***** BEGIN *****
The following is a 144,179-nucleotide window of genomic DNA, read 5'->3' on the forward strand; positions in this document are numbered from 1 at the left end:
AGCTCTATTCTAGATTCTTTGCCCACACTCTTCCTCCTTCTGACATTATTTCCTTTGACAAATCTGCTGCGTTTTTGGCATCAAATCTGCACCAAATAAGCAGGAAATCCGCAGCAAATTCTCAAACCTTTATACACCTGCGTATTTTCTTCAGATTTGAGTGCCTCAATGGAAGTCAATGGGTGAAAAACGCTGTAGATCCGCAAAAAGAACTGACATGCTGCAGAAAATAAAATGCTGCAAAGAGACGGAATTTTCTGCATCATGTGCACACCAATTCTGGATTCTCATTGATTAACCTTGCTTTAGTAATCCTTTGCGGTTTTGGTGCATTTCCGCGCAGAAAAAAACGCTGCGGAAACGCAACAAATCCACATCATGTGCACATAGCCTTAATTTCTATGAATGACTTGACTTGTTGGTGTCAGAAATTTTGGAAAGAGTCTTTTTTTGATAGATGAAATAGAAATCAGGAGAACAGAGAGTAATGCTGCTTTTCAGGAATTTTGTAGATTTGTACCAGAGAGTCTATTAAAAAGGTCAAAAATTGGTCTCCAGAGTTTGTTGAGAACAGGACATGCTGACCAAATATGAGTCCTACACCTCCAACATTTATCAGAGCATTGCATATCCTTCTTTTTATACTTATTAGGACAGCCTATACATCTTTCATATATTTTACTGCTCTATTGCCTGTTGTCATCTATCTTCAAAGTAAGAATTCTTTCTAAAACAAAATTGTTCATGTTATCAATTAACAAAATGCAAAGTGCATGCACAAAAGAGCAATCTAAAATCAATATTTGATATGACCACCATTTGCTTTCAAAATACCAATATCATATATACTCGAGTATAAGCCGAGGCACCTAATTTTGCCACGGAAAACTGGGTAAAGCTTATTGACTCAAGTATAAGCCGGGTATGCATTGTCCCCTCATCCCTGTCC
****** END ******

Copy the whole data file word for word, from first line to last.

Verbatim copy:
The following is a 144,179-nucleotide window of genomic DNA, read 5'->3' on the forward strand; positions in this document are numbered from 1 at the left end:
AGCTCTATTCTAGATTCTTTGCCCACACTCTTCCTCCTTCTGACATTATTTCCTTTGACAAATCTGCTGCGTTTTTGGCATCAAATCTGCACCAAATAAGCAGGAAATCCGCAGCAAATTCTCAAACCTTTATACACCTGCGTATTTTCTTCAGATTTGAGTGCCTCAATGGAAGTCAATGGGTGAAAAACGCTGTAGATCCGCAAAAAGAACTGACATGCTGCAGAAAATAAAATGCTGCAAAGAGACGGAATTTTCTGCATCATGTGCACACCAATTCTGGATTCTCATTGATTAACCTTGCTTTAGTAATCCTTTGCGGTTTTGGTGCATTTCCGCGCAGAAAAAAACGCTGCGGAAACGCAACAAATCCACATCATGTGCACATAGCCTTAATTTCTATGAATGACTTGACTTGTTGGTGTCAGAAATTTTGGAAAGAGTCTTTTTTTGATAGATGAAATAGAAATCAGGAGAACAGAGAGTAATGCTGCTTTTCAGGAATTTTGTAGATTTGTACCAGAGAGTCTATTAAAAAGGTCAAAAATTGGTCTCCAGAGTTTGTTGAGAACAGGACATGCTGACCAAATATGAGTCCTACACCTCCAACATTTATCAGAGCATTGCATATCCTTCTTTTTATACTTATTAGGACAGCCTATACATCTTTCATATATTTTACTGCTCTATTGCCTGTTGTCATCTATCTTCAAAGTAAGAATTCTTTCTAAAACAAAATTGTTCATGTTATCAATTAACAAAATGCAAAGTGCATGCACAAAAGAGCAATCTAAAATCAATATTTGATATGACCACCATTTGCTTTCAAAATACCAATATCATATATACTCGAGTATAAGCCGAGGCACCTAATTTTGCCACGGAAAACTGGGTAAAGCTTATTGACTCAAGTATAAGCCGGGTATGCATTGTCCCCTCATCCCTGTCC